Interview with the Project Coordinator Flemish Agency for Youth Welfare
Interview with project coordinator: Flemish Agency for Youth Welfare: David Debrouwere, Head of Department Private Facilities
What are the challenges and the objective of the “A Way Home project”?
During several meetings with our colleagues, we noticed that authorities and youth care providers all over Europe struggle with their policies on how to prepare young care leavers for interdependent living after care. Also in Flanders, too many youngsters who have left care, face exclusion from sustainable housing, work, education and leisure activities. That’s why better after care strategies are urgently needed. In the ‘A Way Home’ project, we will tackle two issues. First we will define and implement a clear after care policy for the entire youth care sector: quality standards, a toolbox for the preparation for interdependent living and a training for professionals will be developed. Second, we will try out the Canadian ‘A Way Home’ model as a structural approach to fight youth exclusion, on a local level, in areas such as housing, education, culture and health. Both aspects will be piloted in the regions of Flanders and Carinthia. Last but not least, in this project the voice of the young care leavers and direct actions with them are central. The project involves maximally the young people themselves and takes their experiences, needs and voices into account.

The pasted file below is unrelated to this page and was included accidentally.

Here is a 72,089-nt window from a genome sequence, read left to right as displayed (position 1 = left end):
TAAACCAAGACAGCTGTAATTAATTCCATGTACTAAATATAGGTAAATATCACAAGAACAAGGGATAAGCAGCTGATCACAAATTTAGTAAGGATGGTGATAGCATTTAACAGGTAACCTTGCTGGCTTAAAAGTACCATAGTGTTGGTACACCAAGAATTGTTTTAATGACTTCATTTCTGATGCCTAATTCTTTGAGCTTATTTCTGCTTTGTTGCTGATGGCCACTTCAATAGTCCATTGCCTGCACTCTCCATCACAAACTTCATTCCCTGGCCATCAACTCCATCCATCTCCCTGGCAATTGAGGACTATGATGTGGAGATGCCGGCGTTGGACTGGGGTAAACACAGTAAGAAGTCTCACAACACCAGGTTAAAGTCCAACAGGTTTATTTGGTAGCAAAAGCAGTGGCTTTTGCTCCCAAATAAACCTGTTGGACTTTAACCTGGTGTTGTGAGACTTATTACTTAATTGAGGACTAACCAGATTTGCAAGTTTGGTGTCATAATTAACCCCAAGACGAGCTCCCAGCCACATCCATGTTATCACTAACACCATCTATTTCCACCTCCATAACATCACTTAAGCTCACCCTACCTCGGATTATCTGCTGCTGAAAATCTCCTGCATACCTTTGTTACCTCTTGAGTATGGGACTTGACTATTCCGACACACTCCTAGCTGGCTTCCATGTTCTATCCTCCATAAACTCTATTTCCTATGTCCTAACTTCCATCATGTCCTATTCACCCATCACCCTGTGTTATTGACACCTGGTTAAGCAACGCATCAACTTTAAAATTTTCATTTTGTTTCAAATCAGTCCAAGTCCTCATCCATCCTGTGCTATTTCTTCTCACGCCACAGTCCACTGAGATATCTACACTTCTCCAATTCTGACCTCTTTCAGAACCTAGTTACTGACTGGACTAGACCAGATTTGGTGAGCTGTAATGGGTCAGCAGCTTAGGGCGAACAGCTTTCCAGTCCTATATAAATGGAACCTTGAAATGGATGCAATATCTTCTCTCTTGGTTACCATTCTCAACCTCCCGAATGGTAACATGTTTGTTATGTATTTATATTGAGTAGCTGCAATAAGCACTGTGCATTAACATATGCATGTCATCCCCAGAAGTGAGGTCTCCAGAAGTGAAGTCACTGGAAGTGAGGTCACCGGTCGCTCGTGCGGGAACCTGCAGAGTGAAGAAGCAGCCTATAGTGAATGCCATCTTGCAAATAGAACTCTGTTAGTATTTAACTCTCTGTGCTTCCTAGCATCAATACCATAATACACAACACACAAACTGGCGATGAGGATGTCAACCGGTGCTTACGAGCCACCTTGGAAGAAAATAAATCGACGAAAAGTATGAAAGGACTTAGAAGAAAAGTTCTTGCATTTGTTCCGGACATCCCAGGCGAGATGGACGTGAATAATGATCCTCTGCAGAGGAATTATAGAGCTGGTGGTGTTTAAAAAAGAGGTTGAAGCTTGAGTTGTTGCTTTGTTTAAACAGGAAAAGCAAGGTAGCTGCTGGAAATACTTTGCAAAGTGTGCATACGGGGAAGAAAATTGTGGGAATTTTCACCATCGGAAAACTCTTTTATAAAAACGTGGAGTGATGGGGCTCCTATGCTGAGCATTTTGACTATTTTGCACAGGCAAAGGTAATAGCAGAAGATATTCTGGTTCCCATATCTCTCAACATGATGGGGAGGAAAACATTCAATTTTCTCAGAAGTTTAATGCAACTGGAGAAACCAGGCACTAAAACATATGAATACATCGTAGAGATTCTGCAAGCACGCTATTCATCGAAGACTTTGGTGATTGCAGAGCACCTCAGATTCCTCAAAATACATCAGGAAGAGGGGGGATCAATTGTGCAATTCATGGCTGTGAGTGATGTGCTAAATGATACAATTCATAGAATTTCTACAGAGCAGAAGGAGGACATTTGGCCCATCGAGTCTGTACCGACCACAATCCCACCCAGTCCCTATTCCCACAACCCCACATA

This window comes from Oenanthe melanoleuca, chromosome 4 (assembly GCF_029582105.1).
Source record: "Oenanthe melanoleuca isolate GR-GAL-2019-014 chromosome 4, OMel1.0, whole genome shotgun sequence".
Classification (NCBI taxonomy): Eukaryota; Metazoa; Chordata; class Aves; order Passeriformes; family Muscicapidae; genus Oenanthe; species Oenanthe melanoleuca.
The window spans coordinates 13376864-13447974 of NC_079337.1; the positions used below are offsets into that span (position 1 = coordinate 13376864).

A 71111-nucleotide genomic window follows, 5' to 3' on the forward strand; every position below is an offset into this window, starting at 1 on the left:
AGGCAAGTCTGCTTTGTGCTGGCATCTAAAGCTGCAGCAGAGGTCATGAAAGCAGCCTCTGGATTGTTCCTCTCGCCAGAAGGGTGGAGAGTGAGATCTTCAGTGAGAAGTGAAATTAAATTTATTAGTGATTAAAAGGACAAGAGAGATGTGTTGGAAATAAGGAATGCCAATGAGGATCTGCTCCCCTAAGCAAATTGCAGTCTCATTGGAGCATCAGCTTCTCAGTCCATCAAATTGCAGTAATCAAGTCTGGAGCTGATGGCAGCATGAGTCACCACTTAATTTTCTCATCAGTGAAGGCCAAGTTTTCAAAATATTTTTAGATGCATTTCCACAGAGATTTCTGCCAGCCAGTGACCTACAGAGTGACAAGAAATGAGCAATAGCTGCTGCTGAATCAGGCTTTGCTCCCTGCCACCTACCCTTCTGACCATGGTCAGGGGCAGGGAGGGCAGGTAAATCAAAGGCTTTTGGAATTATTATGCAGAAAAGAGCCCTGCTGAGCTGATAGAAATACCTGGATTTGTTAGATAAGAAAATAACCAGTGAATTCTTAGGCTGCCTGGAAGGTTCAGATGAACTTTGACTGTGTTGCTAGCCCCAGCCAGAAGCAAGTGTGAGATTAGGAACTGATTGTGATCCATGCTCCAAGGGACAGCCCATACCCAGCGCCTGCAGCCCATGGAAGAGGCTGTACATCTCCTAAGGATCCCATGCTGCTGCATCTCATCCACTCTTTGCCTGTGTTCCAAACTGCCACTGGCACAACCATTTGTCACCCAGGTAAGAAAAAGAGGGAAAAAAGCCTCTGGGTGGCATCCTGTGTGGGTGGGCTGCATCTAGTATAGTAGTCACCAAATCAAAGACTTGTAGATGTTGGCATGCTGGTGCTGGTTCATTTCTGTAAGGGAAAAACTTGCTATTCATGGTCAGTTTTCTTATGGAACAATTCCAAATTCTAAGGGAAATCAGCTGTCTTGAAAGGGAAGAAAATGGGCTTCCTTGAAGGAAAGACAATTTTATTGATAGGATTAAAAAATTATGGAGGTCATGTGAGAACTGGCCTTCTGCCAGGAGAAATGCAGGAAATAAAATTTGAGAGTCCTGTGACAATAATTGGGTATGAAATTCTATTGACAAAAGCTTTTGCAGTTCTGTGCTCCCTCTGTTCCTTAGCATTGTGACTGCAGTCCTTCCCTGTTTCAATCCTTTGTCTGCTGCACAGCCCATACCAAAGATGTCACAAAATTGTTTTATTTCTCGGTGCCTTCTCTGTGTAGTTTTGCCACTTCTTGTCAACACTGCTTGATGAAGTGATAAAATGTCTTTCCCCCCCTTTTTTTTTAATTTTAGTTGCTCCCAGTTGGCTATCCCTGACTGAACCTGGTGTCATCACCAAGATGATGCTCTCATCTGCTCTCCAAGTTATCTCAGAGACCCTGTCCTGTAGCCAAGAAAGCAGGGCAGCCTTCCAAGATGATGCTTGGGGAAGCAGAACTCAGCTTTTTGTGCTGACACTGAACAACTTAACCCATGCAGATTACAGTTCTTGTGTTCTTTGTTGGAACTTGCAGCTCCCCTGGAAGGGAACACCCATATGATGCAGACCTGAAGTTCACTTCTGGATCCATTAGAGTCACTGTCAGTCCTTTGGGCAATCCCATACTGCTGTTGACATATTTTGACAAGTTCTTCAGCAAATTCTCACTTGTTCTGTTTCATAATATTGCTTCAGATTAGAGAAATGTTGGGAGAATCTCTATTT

What is the Canadian A Way Home model and why did you choose it as inspiration?
A Way Home (http://awayhome.ca/) is a national movement that brings together a coalition of partners who are dedicated to preventing and ending youth homelessness in Canada, where it has already been implemented in several States. We were inspired by their radical choice for ending youth homelessness through effective collaboration and service integration while putting the rights of young people in the front. Central in the A Way Home approach is building a Coalition of the Willing of stakeholders from youth care, social and health care, local authorities, education, housing, labour market, therapeutic, local social services,… By harnessing the available local and public resources and by building a common local action plan these stakeholders engage themselves to prevent young vulnerable people from falling through cracks.